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Lessons for Zimbabwe music awards

Lessons for Zimbabwe music awards

By
Published: 28 February 2016

ZIMBABWE – The Zimbabwe Music Awards (Zima) are definitely roses that are yet to bud. Nevertheless, they already exude an overwhelming appeal.

Although the country is facing a biting economic crunch that has seen many organisations downscaling operations and others closing shop, the Zimas are still taking place with all the glitz and glamour.

Understandably, the awards ceremony will be critiqued. It shall be said that last week’s red-carpet experience was awful, that it was poorly organised and managed. There were no pre-meetings with nominees to guarantee a smooth flow at the event.

There was no punctuality, the event kicked off two or so hours late, which was a great setback considering that the event was held mid-week. Moreover, the organisers appeared clueless on how best to plan the sequence of their award presentations.

Perhaps concluding with the much favoured Song of the Year award or having it just before the Lifetime Achievement award helped the organisers hold a handful of the people that graced the gigantic HICC for a bit longer.

Soon after Winky D’s song “Disappear” scooped the gong, there was mass exodus from the auditorium by both artistes and fans. Clearly this was not in protest, there was just nothing interesting to look forward to anymore.

Even the visiting Ghanaian reggae musician Blakk Rasta had glumness written all over his face as he had to be content with playing for the empty seats.

However, the most important thing is that the event came to pass. Never mind the limp.

Every Tindo, Chenai and Sipho could access it.

Here was a group of people led by the passionate chairman of the awards, Joseph Nyadzayo, determined to celebrate the arts.

When recognition and appreciation comes in whatever form and on whatever platform, it strikes a deep chord in the recognised and appreciated. The assurance that the artistes are doing something worthwhile is enough to boost their spirits. Thursday was a night in which organisers sought no glamour or glory for themselves, they did so for the various stakeholders in the cut-throat arts industry.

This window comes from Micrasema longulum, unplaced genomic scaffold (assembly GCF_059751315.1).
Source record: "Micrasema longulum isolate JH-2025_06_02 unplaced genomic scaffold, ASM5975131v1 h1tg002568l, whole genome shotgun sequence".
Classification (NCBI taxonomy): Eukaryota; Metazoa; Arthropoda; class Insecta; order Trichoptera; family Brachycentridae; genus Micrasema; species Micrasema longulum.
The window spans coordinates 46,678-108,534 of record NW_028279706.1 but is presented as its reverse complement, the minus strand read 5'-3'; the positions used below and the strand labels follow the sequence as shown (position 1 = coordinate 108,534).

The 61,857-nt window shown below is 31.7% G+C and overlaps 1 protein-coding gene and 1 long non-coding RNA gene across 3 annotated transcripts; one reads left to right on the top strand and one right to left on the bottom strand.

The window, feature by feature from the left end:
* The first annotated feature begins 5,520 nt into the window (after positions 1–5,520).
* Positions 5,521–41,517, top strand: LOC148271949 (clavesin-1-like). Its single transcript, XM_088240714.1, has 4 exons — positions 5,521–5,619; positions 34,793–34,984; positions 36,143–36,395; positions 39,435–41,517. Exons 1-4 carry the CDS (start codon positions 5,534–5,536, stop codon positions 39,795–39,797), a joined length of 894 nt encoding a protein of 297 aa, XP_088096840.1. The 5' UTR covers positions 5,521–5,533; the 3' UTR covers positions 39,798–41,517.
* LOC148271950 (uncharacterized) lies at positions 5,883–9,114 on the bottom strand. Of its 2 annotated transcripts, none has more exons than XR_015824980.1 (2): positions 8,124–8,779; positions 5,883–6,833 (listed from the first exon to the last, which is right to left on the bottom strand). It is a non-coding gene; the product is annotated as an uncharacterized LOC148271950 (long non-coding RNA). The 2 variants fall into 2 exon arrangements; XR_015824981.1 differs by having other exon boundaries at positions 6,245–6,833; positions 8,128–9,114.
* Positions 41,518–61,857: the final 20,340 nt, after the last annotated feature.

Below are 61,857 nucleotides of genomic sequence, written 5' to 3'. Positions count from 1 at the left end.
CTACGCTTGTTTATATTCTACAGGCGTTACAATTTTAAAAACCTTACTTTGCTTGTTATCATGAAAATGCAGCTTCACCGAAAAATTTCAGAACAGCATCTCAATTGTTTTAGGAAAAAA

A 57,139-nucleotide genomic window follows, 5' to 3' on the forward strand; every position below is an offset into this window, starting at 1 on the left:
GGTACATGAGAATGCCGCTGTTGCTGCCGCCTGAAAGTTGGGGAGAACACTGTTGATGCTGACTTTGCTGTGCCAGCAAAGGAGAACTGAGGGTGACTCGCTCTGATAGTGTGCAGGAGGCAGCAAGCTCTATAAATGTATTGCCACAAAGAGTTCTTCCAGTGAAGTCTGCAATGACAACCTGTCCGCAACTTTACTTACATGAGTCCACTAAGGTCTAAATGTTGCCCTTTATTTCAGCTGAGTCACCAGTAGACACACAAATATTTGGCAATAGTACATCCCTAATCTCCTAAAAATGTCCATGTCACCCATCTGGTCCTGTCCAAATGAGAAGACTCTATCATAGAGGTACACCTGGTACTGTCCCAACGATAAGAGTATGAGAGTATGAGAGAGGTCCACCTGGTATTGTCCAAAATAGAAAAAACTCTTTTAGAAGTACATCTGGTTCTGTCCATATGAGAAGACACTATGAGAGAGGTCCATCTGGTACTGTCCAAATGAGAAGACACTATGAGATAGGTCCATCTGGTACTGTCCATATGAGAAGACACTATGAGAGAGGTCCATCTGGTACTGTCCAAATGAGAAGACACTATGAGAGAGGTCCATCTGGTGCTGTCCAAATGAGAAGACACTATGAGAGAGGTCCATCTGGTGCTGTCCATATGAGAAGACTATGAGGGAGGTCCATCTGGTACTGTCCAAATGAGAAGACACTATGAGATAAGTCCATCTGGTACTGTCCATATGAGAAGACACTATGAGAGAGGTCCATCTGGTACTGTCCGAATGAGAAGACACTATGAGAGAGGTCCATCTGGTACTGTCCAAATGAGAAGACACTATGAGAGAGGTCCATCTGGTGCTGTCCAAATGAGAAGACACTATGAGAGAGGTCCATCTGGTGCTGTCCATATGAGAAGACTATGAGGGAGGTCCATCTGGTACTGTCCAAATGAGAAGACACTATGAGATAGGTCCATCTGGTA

Speaking to this publication just before the awards event, the Zima chairman was speechless.

“…wish I knew how to respond at the moment if someone asks me how I feel. Honestly I don’t know. Maybe after the awards tonight I will have an answer. I have tried my best and it’s now time for measure,” said Nyadzayo at a nominees reception at the Zimbabwe College of Music.

While some might choose to focus on the shortcomings of the event, the glaring gaps that were here and there, the nominated were clearly feeling warm and fuzzy, they glowed inside and outside.

Multiple award-winner of the night, the high-riding Jah Prayzah captured it all when he said, “Just being nominated, not winning, is more than enough, that recognition is encouraging.”

In this almost thankless industry that offers poor financial returns for many, anyone who applauds the artistes for their efforts is fully appreciated. Congratulations to all the winners.

Let the music keep playing.

Here is a list of the winners.

Best Acapella

Nkwali – Nkwali

Best Alternative Music

Cynthia Mare – Moto Ngaubvire

Best Choral Music

Sebastian Magacha, African Joy – The Battle Against Evil

Best Collaboration

Ammara Brown and Jah Prayzah

Best Contemporary Gospel Music

Takesure Zama – Kuregerera in Advance

Song of the Year

Winky D – Disappear

Best Dancehall Music

Killer T – Ngoma Ndaimba

Best Hip-Hop

Cal Vin – Bebengakholwa

Best House Music

Skaiva – Its Love

Best Producer

Oskid – Kenako Volume 1

Best RnB/Soul/Afro Pop

Trevor Dongo – Two Steps to go

Best Single

Shingi Mangoma ft Reverb7 – Handikusiye

Best Sungura

Sulumani Chimbetu – Gunship

Best Traditional Gospel Music

Mathias Mhere – Glory to Glory

Best Traditional Music

Jah Prayzah – Jerusarema

Best Video

Andy Cutter – Alleluya (Roki and XQ)

Album of the Year

Jah Prayzah – Jerusarema

Best duo and Group

Roki and XQ

Best Male Artiste

Jah Prayzah

Best Female Artiste

Janet Manyowa – Glory to Glory

Best Newcomer

Janet Manyowa – Glory to Glory

Best Journalist Print

Winston Antonio – NewsDay

Best Online Journalist

Two Broke Twimbos

International Achiever

Buffalo Soul Jah

Lifetime Achievement Award

Bob Marley